Cruise Lines have been working with the Center for Disease Control and Prevention (CDC) to get their ships filled with guests and sailing again. However, industry officials are saying the guidelines the CDC wants implemented in order for ships to sail from U.S. ports as early as midsummer are practically impossible to reach.
Currently The CDC’s conditional no-sail order is keeping ships from sailing from U.S. ports until November unless detailed and complicated safety precautions can be taken and ‘simulation’ cruises undergone to test the precautions can be completed earlier. Only after that can ships begin to sail with passengers again.
But the industry, which has been sidelined for more than a year has had enough of hoop jumping based on “very little evidence and very little data”. Norwegian has joined Carnival and Royal Caribbean Cruise Lines with threatening to remove their ships from U.S. waters and will start cruising out of ports such as the Caribbean and Europe rather that waiting for approvals that might not come until the winter season.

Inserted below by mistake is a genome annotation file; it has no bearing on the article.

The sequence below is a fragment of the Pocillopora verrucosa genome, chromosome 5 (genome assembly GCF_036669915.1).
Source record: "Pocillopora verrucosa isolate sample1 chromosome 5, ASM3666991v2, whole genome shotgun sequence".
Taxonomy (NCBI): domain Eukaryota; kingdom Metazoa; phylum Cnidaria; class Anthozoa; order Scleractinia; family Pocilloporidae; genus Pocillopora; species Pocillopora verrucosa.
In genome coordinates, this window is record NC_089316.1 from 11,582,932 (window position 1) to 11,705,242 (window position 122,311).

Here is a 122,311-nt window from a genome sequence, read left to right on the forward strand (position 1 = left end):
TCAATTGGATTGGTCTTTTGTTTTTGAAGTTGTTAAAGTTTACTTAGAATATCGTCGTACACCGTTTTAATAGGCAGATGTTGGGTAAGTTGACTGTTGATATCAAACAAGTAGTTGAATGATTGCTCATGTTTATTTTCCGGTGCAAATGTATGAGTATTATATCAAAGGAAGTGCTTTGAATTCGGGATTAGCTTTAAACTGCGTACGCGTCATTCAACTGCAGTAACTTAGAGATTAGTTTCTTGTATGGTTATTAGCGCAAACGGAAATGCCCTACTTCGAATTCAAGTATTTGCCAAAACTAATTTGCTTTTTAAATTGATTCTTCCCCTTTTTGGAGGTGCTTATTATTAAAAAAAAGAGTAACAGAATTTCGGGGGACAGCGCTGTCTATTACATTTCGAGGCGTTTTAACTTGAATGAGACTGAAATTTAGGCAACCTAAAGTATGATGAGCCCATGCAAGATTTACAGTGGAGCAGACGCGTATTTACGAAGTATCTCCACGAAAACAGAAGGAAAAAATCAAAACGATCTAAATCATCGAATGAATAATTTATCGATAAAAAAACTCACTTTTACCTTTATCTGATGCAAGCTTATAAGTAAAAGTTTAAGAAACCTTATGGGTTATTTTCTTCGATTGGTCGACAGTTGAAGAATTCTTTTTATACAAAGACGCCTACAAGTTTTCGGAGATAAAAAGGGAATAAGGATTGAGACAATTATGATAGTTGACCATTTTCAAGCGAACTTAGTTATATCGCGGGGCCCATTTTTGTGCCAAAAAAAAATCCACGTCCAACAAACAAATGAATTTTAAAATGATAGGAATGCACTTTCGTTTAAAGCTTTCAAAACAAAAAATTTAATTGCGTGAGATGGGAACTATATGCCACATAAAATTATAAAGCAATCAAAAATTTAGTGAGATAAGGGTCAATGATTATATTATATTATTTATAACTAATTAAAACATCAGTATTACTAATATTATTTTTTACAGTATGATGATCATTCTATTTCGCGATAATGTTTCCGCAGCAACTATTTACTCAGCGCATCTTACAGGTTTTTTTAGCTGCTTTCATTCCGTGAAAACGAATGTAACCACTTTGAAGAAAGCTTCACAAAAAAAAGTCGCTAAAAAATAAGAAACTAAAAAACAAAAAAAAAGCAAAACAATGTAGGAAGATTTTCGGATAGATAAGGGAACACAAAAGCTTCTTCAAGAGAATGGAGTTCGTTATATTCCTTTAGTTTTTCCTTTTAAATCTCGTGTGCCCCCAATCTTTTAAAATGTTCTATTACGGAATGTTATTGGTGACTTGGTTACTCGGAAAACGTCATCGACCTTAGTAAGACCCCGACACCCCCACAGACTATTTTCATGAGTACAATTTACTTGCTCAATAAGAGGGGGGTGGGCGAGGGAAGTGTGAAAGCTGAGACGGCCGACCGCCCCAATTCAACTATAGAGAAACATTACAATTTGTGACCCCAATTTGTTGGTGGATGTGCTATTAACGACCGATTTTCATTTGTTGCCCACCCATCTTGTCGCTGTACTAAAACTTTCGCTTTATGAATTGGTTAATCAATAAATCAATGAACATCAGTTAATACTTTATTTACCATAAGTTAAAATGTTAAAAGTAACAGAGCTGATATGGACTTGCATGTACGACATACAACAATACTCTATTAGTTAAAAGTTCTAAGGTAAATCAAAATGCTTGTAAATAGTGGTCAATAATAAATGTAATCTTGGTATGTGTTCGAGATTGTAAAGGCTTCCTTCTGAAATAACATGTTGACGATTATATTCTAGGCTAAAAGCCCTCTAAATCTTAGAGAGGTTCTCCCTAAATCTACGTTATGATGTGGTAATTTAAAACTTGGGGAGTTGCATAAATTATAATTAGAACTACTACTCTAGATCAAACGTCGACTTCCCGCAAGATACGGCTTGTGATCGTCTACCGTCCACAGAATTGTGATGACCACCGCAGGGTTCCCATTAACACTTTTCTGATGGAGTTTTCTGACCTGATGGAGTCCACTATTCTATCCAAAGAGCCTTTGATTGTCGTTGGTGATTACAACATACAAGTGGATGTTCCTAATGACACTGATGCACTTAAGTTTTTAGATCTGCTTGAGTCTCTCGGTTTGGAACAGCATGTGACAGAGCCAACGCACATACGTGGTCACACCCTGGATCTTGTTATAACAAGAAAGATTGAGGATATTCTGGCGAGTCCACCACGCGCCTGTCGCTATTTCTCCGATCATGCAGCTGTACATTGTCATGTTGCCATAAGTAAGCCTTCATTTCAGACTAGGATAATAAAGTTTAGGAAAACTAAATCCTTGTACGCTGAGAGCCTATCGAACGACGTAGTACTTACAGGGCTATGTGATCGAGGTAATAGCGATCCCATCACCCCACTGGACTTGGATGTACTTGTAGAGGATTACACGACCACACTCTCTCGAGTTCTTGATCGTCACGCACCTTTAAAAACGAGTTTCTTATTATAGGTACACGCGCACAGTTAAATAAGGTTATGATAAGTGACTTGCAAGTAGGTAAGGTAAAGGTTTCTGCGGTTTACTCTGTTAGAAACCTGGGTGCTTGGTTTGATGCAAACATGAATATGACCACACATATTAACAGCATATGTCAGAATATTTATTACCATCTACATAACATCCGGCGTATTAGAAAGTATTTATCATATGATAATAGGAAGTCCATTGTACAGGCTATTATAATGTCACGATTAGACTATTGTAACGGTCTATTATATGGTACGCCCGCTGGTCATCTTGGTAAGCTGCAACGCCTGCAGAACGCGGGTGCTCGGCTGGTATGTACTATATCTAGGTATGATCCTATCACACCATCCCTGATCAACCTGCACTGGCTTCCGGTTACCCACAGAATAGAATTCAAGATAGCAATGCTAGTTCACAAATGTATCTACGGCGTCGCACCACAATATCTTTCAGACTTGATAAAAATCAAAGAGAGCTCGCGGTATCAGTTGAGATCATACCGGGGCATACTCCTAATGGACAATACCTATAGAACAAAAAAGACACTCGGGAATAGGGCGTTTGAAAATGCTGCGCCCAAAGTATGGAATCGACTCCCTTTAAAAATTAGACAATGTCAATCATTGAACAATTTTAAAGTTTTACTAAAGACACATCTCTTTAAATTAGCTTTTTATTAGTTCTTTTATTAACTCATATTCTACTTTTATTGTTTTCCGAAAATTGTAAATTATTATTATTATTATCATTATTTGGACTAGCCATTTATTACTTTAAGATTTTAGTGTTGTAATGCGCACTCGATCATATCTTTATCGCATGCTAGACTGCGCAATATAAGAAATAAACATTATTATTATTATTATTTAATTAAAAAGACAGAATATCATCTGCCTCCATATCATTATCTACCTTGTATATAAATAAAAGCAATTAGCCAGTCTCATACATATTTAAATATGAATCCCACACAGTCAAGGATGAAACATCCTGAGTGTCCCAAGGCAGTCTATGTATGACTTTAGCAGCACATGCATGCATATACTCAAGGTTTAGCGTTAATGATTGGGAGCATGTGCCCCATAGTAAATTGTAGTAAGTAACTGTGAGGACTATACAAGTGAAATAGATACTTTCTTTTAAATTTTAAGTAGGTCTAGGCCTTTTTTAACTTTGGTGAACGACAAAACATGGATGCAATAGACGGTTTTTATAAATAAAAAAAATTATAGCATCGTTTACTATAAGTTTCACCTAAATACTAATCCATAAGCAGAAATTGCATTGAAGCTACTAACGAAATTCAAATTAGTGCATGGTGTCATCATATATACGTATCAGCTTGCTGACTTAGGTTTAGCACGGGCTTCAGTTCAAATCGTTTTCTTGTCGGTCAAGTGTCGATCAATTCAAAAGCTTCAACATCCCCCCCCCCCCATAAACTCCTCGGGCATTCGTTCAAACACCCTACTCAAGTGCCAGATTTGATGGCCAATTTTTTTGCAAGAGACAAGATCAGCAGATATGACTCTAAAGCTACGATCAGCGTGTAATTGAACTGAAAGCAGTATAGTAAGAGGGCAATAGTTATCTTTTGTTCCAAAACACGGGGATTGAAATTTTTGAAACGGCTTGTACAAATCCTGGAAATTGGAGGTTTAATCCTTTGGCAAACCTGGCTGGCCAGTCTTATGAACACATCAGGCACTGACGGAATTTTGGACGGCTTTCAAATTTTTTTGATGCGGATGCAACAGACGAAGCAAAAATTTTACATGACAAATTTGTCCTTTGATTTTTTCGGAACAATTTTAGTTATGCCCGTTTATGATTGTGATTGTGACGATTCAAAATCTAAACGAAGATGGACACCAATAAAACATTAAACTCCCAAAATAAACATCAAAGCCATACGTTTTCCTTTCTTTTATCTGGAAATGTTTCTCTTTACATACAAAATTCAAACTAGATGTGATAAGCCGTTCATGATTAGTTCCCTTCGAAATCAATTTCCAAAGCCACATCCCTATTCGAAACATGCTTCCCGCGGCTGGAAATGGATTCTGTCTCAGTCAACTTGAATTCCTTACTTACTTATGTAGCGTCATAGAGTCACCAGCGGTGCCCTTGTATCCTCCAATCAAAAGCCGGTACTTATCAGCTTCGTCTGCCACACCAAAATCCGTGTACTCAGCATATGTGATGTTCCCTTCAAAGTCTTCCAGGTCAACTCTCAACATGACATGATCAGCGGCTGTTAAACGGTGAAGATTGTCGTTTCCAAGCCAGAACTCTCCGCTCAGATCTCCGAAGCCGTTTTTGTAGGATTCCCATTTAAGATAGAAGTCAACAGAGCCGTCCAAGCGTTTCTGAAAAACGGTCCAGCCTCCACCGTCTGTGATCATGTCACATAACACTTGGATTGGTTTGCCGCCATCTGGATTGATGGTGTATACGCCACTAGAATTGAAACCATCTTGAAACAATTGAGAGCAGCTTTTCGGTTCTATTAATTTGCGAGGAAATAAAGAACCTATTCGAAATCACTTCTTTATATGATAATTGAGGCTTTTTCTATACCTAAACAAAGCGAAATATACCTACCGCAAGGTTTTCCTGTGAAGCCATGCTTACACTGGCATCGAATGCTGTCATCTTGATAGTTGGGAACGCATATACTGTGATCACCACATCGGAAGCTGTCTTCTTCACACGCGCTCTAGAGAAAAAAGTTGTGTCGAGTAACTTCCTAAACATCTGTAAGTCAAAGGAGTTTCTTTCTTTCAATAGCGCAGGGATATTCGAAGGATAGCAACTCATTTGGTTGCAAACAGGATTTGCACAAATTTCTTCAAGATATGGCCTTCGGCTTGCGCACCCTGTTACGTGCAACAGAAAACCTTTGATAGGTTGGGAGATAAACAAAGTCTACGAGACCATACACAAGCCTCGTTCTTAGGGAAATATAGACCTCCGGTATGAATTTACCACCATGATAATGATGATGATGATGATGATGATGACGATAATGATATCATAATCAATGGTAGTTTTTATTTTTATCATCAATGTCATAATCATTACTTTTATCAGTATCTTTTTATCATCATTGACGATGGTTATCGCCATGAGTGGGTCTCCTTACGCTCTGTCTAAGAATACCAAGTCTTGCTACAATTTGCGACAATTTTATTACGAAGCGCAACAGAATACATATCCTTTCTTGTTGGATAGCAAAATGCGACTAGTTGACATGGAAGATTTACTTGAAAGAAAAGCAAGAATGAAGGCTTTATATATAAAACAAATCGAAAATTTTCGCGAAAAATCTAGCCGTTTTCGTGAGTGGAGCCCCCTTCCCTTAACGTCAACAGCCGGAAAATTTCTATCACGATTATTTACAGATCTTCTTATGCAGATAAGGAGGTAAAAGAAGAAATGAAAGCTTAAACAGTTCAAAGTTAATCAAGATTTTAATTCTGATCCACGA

The threat of losing the revenue cruisers bring into the state has Florida Gov. Ron DeSantis filing a lawsuit on behalf of the state of Florida against the federal government, hoping to force cruising to return by July 4.
“People are still going to go on cruises. You know what they’re going to do?” DeSantis asked. “Instead of flying to Miami, spending money to stay in our hotels, spending money to eat in our restaurants before they get on the ship, they’re going to fly to the Bahamas, and they’re going to get on the ship from the Bahamas, and they’re going to spend the money in the Bahamas.”
While the heads of these cruise lines would all prefer to operate out of U.S. ports with half their passengers being American, they have run out of options.
“If the CDC is steadfast in their position, we have to do what we have to do,” NCL CEO, Frank Del Rio concluded.